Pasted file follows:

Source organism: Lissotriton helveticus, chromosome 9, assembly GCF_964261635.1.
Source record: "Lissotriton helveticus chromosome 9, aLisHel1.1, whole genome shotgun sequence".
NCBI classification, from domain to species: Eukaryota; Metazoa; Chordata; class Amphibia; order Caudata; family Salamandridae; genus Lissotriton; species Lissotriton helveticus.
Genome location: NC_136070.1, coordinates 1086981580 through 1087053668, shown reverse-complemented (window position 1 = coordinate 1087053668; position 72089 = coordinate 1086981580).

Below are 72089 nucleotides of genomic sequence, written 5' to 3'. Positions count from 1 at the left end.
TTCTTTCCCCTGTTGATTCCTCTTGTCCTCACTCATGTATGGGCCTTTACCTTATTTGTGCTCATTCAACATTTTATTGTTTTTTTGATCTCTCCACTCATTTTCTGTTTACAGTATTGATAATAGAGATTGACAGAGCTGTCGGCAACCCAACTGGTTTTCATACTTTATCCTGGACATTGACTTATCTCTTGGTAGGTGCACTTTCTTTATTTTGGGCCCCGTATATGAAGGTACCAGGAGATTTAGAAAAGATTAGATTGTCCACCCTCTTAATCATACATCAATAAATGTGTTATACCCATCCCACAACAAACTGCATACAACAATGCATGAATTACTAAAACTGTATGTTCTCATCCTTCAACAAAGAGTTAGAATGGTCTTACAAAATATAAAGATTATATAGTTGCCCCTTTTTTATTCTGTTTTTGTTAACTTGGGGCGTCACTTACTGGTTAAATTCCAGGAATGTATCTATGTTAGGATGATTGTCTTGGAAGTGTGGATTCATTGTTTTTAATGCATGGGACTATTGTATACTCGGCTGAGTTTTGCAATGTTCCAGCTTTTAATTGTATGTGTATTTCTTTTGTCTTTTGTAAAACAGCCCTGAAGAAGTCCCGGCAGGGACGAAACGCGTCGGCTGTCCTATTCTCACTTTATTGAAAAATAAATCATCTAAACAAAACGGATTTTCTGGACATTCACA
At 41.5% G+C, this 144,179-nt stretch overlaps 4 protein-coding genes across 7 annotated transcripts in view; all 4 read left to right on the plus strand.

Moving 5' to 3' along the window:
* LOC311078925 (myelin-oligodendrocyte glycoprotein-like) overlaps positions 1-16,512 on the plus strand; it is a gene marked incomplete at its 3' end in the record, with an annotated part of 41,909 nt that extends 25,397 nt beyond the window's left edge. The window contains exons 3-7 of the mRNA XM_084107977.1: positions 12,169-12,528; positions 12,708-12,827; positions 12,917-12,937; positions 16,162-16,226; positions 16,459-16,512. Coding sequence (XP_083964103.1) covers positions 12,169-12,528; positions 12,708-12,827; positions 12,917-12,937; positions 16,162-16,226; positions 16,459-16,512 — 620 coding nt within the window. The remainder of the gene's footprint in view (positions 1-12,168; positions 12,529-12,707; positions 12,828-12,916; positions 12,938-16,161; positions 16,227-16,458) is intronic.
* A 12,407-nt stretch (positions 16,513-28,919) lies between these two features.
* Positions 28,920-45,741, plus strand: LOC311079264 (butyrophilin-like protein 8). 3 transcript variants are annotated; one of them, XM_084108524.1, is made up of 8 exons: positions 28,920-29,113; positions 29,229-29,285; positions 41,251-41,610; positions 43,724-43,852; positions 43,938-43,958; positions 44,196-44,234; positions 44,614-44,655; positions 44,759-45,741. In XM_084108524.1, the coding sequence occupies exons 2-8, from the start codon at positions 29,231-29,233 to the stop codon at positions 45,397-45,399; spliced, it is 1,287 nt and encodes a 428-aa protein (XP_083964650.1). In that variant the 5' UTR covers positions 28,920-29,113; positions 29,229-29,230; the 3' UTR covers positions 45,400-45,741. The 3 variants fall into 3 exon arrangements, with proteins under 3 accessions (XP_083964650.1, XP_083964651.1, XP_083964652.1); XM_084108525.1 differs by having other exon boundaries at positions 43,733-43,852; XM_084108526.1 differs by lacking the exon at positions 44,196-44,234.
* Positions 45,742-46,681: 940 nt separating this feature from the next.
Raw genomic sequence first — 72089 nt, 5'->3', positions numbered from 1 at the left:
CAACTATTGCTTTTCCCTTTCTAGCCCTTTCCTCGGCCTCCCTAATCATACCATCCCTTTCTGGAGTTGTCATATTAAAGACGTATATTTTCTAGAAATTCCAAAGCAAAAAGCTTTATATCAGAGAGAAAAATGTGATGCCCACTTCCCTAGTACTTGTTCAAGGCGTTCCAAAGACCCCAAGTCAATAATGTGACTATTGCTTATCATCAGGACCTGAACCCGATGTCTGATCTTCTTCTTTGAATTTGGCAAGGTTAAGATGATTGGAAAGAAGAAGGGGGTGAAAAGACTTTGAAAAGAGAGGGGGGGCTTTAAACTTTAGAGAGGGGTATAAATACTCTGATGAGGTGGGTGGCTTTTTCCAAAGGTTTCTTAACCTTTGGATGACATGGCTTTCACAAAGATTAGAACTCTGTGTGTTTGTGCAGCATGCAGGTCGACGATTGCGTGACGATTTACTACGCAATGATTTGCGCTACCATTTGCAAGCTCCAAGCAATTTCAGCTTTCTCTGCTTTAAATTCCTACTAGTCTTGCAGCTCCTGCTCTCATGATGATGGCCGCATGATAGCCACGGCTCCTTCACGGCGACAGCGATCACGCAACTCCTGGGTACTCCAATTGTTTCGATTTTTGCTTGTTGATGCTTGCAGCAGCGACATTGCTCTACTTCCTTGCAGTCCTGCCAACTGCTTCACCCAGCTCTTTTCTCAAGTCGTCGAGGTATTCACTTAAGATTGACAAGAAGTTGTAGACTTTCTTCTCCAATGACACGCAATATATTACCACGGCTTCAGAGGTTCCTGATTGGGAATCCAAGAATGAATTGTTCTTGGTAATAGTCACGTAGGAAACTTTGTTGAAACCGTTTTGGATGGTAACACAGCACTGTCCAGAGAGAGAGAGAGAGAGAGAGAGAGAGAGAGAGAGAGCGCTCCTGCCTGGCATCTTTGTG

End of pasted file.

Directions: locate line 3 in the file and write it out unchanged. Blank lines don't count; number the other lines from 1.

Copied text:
NCBI classification, from domain to species: Eukaryota; Metazoa; Chordata; class Amphibia; order Caudata; family Salamandridae; genus Lissotriton; species Lissotriton helveticus.